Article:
Progress Made On New Parliamentary Complaints Processes: Australian Officials
CANBERRA, Australia — Federal Member of Parliaments will get a chance this week to see a report into a new parliamentary complaints process following a cabinet discussion.
Prime Minister Scott Morrison claimed in a coalition joint party room meeting on June 1 that the cabinet was considering the review‘s findings by his departmental deputy secretary Stephanie Foster.
He hopes to share the report with the coalition Member of Parliaments later this week before Foster leads consultation with members from all parties and independents.
Foster’s work, which was sparked by an allegation of rape by former Liberal staffer Brittany Higgins, has already led to an independent and confidential phone support line for all staff and parliamentarians.
She also called for an independent complaints mechanism for serious incidents and an education program to help managers and staff understand their obligations in relation to a safe and respectful workplace.
Sex Discrimination Commissioner Kate Jenkins is conducting a broader review into longer-term cultural and systemic issues.
Meanwhile, a Senate committee has heard three legislative proposals are being developed, including a recommendation to introduce a “stop sexual harassment order,” equivalent to a stop bullying order under the Fair Work Commission‘s jurisdiction.
Attorney-General’s Department senior official Alison Durbin claims that the government had agreed to it in principle but suggested sexual harassment was already covered under a broad concept of bullying.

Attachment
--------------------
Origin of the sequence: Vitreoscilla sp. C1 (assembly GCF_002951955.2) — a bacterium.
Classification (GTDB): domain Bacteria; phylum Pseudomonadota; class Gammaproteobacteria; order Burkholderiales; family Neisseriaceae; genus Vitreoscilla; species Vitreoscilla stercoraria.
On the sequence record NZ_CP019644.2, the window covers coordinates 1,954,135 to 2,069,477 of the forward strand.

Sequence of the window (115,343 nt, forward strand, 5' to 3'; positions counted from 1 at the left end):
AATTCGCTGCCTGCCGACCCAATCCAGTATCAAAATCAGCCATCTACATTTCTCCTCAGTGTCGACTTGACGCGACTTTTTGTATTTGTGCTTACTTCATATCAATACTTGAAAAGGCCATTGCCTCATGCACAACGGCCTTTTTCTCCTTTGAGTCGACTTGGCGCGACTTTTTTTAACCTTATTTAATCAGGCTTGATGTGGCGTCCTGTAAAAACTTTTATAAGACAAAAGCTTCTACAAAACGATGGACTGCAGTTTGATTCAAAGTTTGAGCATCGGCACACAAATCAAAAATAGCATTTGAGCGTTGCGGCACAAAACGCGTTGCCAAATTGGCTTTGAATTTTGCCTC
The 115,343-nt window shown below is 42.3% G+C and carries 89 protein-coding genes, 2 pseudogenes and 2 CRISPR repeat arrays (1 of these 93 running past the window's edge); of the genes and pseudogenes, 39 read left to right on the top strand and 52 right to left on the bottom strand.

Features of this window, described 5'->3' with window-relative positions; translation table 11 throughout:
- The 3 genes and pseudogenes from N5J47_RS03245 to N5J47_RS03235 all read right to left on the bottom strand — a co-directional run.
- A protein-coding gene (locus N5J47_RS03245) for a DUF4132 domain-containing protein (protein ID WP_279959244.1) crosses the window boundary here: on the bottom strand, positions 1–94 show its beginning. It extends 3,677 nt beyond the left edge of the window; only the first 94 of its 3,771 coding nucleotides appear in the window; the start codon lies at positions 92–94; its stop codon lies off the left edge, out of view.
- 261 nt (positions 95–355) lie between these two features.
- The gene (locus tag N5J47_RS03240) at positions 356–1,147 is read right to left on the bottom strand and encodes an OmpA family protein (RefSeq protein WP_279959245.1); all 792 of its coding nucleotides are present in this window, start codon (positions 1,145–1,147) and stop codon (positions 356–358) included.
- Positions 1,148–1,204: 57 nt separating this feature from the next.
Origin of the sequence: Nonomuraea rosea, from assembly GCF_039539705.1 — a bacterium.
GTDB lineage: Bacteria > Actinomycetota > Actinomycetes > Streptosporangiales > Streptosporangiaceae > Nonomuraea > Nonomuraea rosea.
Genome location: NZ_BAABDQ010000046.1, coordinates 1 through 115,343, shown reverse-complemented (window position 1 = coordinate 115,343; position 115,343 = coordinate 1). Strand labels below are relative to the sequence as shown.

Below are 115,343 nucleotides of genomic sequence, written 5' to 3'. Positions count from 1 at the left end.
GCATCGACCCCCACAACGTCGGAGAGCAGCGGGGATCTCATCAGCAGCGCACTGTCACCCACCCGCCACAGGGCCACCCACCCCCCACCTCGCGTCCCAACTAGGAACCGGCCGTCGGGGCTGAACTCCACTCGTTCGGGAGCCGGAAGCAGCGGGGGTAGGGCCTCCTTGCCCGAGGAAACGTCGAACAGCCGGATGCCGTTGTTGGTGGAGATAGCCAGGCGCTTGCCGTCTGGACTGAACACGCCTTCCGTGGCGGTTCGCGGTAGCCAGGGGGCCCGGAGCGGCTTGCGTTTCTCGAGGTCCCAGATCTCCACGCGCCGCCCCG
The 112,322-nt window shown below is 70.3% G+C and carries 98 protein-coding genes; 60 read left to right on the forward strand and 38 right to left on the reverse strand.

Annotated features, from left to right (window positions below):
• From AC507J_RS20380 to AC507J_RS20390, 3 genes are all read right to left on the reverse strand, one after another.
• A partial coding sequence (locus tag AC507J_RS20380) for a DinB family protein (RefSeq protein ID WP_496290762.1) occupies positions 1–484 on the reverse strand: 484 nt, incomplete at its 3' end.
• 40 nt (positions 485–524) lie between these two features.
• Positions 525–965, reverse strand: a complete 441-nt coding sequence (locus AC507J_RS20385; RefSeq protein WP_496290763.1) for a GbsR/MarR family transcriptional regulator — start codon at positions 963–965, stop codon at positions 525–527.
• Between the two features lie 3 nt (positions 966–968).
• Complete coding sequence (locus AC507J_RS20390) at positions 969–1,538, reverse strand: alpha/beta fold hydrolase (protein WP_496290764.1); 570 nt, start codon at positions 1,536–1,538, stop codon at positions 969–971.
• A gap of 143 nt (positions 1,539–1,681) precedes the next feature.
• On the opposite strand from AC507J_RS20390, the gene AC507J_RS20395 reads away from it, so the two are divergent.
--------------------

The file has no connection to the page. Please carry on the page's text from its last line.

The second proposal is around clarifying conduct amounting to a sackable offense under the Fair Work Act.
“It has been agreed we will clarify that to avoid any doubt,” Durbin said.
The final change clarifies regulation to confirm sexual harassment is a serious misconduct matter, which means an employee could be terminated without notice.
There are already provisions around willful or deliberate conduct such as fraud and intoxication.
“Again, sexual harassment will be put on the face of that,” Durbin said.
“It’s already likely to be covered in reputational damage and things that cause risks to workplace health and safety but again to remove any doubt that will be included too to clarify.”
Bosses and workers will still need guidance on rules and rights.
Durbin claims that the Respect at Work Council set up by the prime minister would lead the work to develop training and provide information on making complaints. The Respect at Work report by Jenkins calls on all employers to join in creating safe, gender-equal, and inclusive workplaces, no matter their industry or size.
This will require transparency, accountability, and leadership. It will also require a shift from the current reactive model, which requires complaints from individuals, to a proactive model, which will require positive actions from employers.
(Edited by Vaibhav Vishwanath Pawar and Pallavi Mehra)